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Canada and Mexico is threatening retaliatory tariffs against American wine imported into Canada and Mexico. These tariffs are in retaliation over the way imported meat products are labeled in the United States. Canada is the largest foreign market for American wine.  Last year U.S wine exports to Canada reached $487 million, a 7% increase from 2013. Retail sales for American wine in Canada now eclipse $1 billion. In 2013 the U.S. was the second largest exporter of wine to Canada, with a 16% market share among wine imports sold in Canada.

The 2002 and 2008 Farm Bills amended the Agricultural Marketing Act of 1946 to require that certain food be labeled as to  the source country.  Under current law, retailers must inform consumers of the country of origin of fresh fruits and vegetables, fish, shellfish, peanuts, pecans, macadamia nuts, ginseng, and ground and muscle cuts of beef, pork, lamb, chicken, and goat.

In July 2013, the American Meat Institute, led a group of U.S. meat industry groups in filing a lawsuit to block implementation of the  final COOL rule, arguing that the rule is burdensome for industry and provides little or no benefit to consumers.  The court denied the meat industry groups request, so they appealed.  In March 2014, the appellate court affirmed the decision allowing Country of Origin Labeling implementation to continue.

Canada and Mexico challenged the COOL rule, filing a formal complaint with the World Trade Organization (WTO).  The WTO found the labeling system treated imported livestock less favorably than like U.S. livestock. In response to the WTO ruling, USDA issued final COOL regulations in 2013 which require labels to show where each production step (i.e., born, raised, slaughtered) occurs and prohibits commingling of muscle cut meat from different origins.  Opponents of the new rule argues it is more onerous than the first.  Canada and Mexico went back to the WTO, asking for another review and permission to impose the tariffs.  Both nations have made it clear that nothing short of full repeal will satisfy their governments. WineAmerica supports full repeal of the mandatory COOL law to avoid any costly tariffs placed on American wine exported to Canada. Below is a timeline on the status of the issue since the National Wine and Grape Policy Conference:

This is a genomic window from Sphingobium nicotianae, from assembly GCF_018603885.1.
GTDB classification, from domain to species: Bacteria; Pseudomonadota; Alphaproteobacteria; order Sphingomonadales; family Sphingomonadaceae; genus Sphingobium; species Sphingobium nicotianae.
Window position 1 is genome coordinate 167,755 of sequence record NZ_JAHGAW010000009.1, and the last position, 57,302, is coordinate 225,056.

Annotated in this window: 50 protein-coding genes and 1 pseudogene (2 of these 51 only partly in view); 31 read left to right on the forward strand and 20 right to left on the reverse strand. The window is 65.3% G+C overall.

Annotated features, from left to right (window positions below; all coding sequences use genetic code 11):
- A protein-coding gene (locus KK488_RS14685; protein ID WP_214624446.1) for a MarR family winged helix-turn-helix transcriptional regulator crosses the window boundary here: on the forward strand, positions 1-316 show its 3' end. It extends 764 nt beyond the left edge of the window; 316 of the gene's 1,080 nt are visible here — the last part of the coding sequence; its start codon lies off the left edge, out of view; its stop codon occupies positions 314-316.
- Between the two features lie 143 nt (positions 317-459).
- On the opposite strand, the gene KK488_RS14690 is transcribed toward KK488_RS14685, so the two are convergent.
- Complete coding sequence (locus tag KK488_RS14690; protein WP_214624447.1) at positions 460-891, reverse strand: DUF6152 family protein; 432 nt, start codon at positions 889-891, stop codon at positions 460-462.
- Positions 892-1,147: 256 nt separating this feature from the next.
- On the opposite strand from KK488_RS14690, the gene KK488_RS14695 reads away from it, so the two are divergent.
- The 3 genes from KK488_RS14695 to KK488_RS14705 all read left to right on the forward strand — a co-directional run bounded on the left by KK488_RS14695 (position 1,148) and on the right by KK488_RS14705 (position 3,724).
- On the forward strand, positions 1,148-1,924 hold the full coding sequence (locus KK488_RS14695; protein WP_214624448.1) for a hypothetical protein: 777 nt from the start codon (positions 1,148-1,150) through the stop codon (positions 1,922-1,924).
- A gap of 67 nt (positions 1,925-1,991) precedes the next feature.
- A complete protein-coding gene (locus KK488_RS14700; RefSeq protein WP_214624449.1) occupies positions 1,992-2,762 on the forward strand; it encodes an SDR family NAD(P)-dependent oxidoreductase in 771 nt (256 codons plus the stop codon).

• May 18:  The WTO Settlement body issued their final ruling on COOL. The WTO ruled in favor of Canada and Mexico, setting the stage for them to implement tariffs. Canada and Mexico were given sixty days to submit their monetary request for damages.
  • May 19:  Rep. Mike Conaway (R-TX), Chairman of the House Agriculture Committee, introduced legislation (H.R. 2393) to repeal the mandatory COOL law. The bipartisan bill had sixty original co-sponsors.
  • May 20: The House Agriculture held a hearing on H.R. 2393. The bill is passed out of committee and referred to the full House of Representatives.
  • June 10: The House of Representatives passed H.R. 2393 by a vote of 300-131, the first step in repealing the mandatory COOL law.
  • June 18: Canada and Mexico submitted their monetary proposals for retaliation to the WTO, starting a sixty day review process. The total numbers proposed for annual retaliation are more than $3 billion.